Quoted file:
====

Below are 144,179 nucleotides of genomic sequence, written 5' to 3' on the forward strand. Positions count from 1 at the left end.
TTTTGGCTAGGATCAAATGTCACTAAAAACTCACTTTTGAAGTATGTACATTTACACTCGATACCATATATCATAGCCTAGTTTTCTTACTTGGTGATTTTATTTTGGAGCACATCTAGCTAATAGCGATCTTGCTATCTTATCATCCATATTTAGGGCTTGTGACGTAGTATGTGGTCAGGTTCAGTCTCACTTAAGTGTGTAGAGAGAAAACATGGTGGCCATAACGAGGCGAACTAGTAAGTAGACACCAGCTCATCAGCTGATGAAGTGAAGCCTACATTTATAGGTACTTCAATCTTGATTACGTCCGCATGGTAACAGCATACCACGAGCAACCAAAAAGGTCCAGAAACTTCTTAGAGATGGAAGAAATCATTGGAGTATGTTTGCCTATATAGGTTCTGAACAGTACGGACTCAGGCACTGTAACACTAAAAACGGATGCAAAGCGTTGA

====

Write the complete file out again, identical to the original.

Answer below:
Below are 144,179 nucleotides of genomic sequence, written 5' to 3' on the forward strand. Positions count from 1 at the left end.
TTTTGGCTAGGATCAAATGTCACTAAAAACTCACTTTTGAAGTATGTACATTTACACTCGATACCATATATCATAGCCTAGTTTTCTTACTTGGTGATTTTATTTTGGAGCACATCTAGCTAATAGCGATCTTGCTATCTTATCATCCATATTTAGGGCTTGTGACGTAGTATGTGGTCAGGTTCAGTCTCACTTAAGTGTGTAGAGAGAAAACATGGTGGCCATAACGAGGCGAACTAGTAAGTAGACACCAGCTCATCAGCTGATGAAGTGAAGCCTACATTTATAGGTACTTCAATCTTGATTACGTCCGCATGGTAACAGCATACCACGAGCAACCAAAAAGGTCCAGAAACTTCTTAGAGATGGAAGAAATCATTGGAGTATGTTTGCCTATATAGGTTCTGAACAGTACGGACTCAGGCACTGTAACACTAAAAACGGATGCAAAGCGTTGA